The latest issue of the Australian Law Journal (Volume 86 Part 4) contains the following material:
Imagining the past, remembering the future: The demise of civil litigation – Hon John Doyle AC
“Civil litigation as we know it in the higher courts will come to an end.” This prediction of the end of civil litigation in the Supreme Court, District Court and Federal Court by the author is explored through a review of the distinctive features of the common law system. The author examines what has gone wrong; the strains on the system, proposing that the problems of the system come from within, from the characteristic features of the system. The impact of information technology, the increasing complexity of the law and the emergence of alternative dispute resolution are also discussed. Briefly, the author comments on parallels occurring in the criminal jurisdiction, albeit to a lesser degree, and the impact of the rise of therapeutic jurisprudence. The author concludes by suggesting an abandoning of the present system and recommends an alternative that embodies a concept that all civil claims be presented at a single registry and in simple form, after which judicial officers will take charge of them.
Appellate judging: Onwards and outwards towards mid-century – Ronald Sackville AO
The only confident thing that can be said about predictions is that they are bound to be wrong. With that comforting thought in mind, I propose to consider likely changes in the way the High Court and intermediate appellate courts in Australia discharge their respective functions in civil cases. Before doing so, however, I refer to the constitutional framework within which the courts operate and will continue to operate for the foreseeable future. Because the appellate courts, particularly the High Court, play a significant (but not exclusive) role in shaping public perceptions about the judicial system, I also consider likely changes in judicial attitudes towards engagement with the wider community.
The civil standard of proof and the “test” in Briginshaw: Is there a neurobiological basis to being “comfortably satisfied”? – Hayley Bennett and G A (Tony) Broe
The High Court decision of Briginshaw v Briginshaw (1938) 60 CLR 336 is understood to lay down certain principles in relation to the civil standard of proof, that is, that the facts in issue must be proved to the satisfaction of the decision maker on the balance of probabilities. One of those principles relates to the state of mind of the decision maker and to the nature and quality of the decision-making process leading to the obtaining of the requisite satisfaction. In Briginshaw, the judges held that, in cases where serious and grave allegations have been made, a “reasonable satisfaction” of mind will not be achieved unless the decision maker “feels an actual persuasion”, feels “comfortably satisfied”, and is not “oppressed” with reasonable doubt. With this, the judges have suggested that what a judge feels and somatically experiences contributes to, and in fact may be decisive of, the decision-making outcome. These judicial insights from 1938 are intriguing from a neurobiological perspective, given what is currently known about the participation of mental processes and somatic sensations in decision making. This article will review the decision in Briginshaw and the principles discussed therein. In particular however, the aim is to examine the decision-making processes described by the judges in order to determine whether the processes outlined are consistent with what is scientifically known today about decision-making processes and their neurobiological underpinnings.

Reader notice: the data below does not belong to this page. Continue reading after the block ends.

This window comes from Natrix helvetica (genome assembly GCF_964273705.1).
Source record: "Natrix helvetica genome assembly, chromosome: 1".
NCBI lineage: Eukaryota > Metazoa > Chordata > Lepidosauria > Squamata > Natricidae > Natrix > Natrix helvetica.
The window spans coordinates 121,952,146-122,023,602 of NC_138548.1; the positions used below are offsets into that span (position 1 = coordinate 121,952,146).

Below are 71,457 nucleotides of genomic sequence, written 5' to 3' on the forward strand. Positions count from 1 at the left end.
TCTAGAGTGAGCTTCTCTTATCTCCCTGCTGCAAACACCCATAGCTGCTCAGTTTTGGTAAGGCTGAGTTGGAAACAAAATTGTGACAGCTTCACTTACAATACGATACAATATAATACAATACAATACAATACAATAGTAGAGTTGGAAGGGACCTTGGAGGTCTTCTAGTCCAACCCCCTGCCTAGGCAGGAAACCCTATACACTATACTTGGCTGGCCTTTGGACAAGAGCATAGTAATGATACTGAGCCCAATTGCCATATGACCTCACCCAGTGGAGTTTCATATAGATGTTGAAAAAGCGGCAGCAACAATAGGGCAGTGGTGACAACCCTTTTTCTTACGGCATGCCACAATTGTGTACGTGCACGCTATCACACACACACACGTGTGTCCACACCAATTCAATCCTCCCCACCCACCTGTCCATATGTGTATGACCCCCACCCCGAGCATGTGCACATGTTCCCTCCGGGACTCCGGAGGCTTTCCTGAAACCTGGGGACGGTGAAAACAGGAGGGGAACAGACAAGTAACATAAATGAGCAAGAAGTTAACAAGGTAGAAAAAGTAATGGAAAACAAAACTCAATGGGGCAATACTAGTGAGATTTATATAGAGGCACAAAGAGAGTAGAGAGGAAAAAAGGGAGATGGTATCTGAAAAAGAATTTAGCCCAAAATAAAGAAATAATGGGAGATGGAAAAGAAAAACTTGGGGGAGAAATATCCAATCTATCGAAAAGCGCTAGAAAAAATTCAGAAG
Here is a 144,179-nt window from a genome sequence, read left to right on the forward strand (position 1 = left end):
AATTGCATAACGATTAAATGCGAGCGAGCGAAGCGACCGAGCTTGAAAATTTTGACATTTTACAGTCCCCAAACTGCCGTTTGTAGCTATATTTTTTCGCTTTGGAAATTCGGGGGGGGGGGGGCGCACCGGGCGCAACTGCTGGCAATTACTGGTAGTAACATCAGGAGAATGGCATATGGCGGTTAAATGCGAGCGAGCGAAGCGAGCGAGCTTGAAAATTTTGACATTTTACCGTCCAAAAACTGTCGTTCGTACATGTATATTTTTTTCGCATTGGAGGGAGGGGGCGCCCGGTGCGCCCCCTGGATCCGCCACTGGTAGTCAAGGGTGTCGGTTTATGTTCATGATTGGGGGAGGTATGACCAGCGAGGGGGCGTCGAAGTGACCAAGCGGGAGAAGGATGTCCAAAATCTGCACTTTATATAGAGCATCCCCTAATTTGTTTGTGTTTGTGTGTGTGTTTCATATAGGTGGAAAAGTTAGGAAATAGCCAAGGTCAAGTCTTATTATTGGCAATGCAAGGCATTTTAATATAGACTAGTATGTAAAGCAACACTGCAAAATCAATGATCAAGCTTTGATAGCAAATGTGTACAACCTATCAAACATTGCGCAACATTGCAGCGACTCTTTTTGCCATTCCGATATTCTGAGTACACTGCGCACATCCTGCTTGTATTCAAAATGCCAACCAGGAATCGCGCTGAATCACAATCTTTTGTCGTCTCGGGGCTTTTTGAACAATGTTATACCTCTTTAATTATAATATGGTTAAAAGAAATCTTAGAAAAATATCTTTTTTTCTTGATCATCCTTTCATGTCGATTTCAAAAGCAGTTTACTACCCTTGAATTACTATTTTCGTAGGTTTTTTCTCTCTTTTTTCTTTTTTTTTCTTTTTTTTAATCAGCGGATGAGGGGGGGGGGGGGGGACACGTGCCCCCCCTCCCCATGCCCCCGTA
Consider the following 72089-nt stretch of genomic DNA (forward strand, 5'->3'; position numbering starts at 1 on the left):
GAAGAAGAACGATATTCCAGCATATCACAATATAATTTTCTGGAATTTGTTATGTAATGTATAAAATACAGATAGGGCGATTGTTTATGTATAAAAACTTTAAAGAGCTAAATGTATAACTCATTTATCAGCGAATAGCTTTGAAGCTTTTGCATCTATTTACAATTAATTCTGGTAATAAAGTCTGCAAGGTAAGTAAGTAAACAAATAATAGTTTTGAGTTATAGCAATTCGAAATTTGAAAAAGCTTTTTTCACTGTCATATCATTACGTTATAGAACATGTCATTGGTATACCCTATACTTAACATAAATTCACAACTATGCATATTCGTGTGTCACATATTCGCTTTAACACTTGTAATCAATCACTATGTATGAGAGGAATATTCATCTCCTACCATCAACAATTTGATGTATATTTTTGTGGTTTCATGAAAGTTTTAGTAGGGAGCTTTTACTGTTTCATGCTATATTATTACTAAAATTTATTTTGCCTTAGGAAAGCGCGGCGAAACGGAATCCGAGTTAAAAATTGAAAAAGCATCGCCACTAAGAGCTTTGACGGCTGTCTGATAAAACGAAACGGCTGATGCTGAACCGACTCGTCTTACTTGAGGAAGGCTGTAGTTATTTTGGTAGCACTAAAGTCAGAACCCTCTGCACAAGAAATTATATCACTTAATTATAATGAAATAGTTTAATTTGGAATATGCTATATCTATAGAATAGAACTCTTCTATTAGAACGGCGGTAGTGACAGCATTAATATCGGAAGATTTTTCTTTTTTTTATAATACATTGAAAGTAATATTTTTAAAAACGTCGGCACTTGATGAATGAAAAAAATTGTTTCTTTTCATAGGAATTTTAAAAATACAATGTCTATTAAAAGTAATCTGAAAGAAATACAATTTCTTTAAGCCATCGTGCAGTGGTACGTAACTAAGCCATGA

CURRENT ISSUES – Editor: Mr Justice P W Young AO
- Sir Anthony Mason honoured in Hong Kong
- Productivity and the law
- Retired judges
- Overseas adoptions
- Mortgage problems
- “Independent” hospital boards
CONVEYANCING AND PROPERTY – Editor: Peter Butt
- Contract interpretation and conveyancing
- Implication of terms into contracts for sale
- Mortgagor’s caveat against own title
- “Free of all deductions”
- “Personal equities still prevail”
INTERNATIONAL FOCUS – Editor: Ryszard Piotrowicz
- The state of state immunity: Germany defeats Italy at the ICJ
RECENT CASES – Editor: Mr Justice P W Young AO
- Negligence of valuer for mortgagee: Whether owed duty to purchaser
- Criminal law: Man running on to road in front of truck – Whether a crime of violence
- Equitable claim: Whether available where Statute of Limitations bars common law claim on same facts
- Cohabitees holding home as joint tenants making unequal contributions
- Property in preserved sperm
- Tort: Vicarious liability of bishops for priests’ misconduct
- De facto officers: Invalidly appointed public health committee
- Partnership: Effect of dissolution
- Crime: Murder – Rivals shooting at each other kill a bystander
BOOK REVIEWS – Editor: Angelina Gomez
- Macken’s Law of Employment (7th ed), by C Sappideen, P O’Grady, J Riley and G Warburton
- Islam: Its Law and Society (3rd ed), by Jamila Hussain.
- Reluctant Democrat, Sir William Denison in Australia 1847-1861, by J M Bennett
For the pdf version of the table of contents, click here: ALJ Vol 86 Pt 4 Contents.